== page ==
Cigarette smoking has been associated with diminished vasodilatory function in the airway circulation. It is possible that cigarette smoking similarly affects the pulmonary circulation before resting pulmonary circulatory abnormalities manifest.
To compare in smokers and never-smokers the acute effect of inhaled albuterol on airway and pulmonary hemodynamic function, as an index of β2-adrenoceptor-mediated vasodilation.
In 30 adults, airway and pulmonary vascular function was assessed before and 15-min after albuterol inhalation (270 μg). From mean systemic arterial pressure (MAP), cardiac output, airway blood flow (Qaw), and mean pulmonary arterial pressure (MPAP), airway vascular resistance (AVR) and pulmonary vascular resistance (PVR) were derived.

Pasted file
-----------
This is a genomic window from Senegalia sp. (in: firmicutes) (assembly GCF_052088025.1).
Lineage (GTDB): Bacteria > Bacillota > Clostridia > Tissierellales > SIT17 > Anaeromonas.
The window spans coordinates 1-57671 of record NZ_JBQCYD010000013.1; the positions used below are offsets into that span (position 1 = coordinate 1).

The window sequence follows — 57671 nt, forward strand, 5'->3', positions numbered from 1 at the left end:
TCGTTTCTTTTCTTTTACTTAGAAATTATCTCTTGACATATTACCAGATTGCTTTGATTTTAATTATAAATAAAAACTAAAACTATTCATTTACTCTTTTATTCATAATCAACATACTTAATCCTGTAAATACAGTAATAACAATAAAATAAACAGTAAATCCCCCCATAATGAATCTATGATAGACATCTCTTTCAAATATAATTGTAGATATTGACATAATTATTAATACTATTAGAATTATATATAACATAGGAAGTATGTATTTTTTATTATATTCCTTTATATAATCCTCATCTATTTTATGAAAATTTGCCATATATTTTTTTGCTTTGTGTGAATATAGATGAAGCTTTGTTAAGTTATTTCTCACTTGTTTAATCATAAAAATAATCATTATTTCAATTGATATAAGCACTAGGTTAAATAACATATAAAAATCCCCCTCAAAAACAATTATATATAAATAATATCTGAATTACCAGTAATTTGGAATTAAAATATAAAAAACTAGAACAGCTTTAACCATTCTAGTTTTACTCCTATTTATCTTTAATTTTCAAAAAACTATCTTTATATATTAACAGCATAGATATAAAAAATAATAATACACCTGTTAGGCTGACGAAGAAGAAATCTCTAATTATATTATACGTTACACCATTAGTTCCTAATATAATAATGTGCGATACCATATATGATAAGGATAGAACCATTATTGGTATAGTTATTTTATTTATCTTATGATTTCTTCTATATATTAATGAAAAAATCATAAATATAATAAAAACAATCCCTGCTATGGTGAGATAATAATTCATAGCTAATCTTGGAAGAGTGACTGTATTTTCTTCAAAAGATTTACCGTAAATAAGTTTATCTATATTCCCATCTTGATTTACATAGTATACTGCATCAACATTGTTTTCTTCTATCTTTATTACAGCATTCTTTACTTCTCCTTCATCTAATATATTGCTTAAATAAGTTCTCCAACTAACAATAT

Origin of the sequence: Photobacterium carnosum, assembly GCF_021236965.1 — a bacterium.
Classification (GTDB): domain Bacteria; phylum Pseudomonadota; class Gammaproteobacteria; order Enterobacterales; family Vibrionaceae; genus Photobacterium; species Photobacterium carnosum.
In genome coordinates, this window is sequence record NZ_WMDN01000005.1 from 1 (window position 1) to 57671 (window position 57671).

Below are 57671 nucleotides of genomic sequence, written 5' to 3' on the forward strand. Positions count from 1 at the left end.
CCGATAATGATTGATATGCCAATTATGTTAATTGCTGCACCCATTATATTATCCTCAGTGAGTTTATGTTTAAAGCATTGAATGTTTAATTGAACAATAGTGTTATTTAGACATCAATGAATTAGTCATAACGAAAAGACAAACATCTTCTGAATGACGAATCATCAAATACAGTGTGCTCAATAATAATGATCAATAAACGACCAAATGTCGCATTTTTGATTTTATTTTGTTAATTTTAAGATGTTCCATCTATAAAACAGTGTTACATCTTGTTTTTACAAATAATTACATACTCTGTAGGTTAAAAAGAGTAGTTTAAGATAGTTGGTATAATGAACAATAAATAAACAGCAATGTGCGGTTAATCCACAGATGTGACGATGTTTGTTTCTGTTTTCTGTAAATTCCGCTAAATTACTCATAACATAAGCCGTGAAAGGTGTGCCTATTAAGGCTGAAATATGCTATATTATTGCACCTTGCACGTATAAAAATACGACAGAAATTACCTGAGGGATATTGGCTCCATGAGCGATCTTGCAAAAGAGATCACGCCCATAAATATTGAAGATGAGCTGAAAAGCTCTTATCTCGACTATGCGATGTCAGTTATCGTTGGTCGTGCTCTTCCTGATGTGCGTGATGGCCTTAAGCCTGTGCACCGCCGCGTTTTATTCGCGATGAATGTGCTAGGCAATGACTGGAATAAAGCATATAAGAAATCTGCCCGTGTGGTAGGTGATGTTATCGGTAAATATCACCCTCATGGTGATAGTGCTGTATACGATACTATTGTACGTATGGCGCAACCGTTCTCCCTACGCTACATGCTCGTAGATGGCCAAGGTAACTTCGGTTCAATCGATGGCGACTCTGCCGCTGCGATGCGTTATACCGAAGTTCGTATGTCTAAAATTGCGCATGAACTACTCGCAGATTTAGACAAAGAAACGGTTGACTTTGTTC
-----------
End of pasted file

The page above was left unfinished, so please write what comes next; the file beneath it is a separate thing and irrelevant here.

Albuterol induced a substantial drop in mean (± SE) PVR (-67.2% ± 5%), with no difference between groups. In contrast, the albuterol-induced decrease in AVR was significantly greater in never-smokers than smokers (-28.6% ± 3% vs. -3.1% ± 6%; p < 0.02).
These results are consistent with a dysfunction within a β2-adrenergic signaling pathway mediating vasorelaxation in the airway circulation of current-smokers. The vasodilatory deficit in the airway but not the pulmonary circulation could be related to local differences in the impact of cigarette smoke on the vascular endothelium.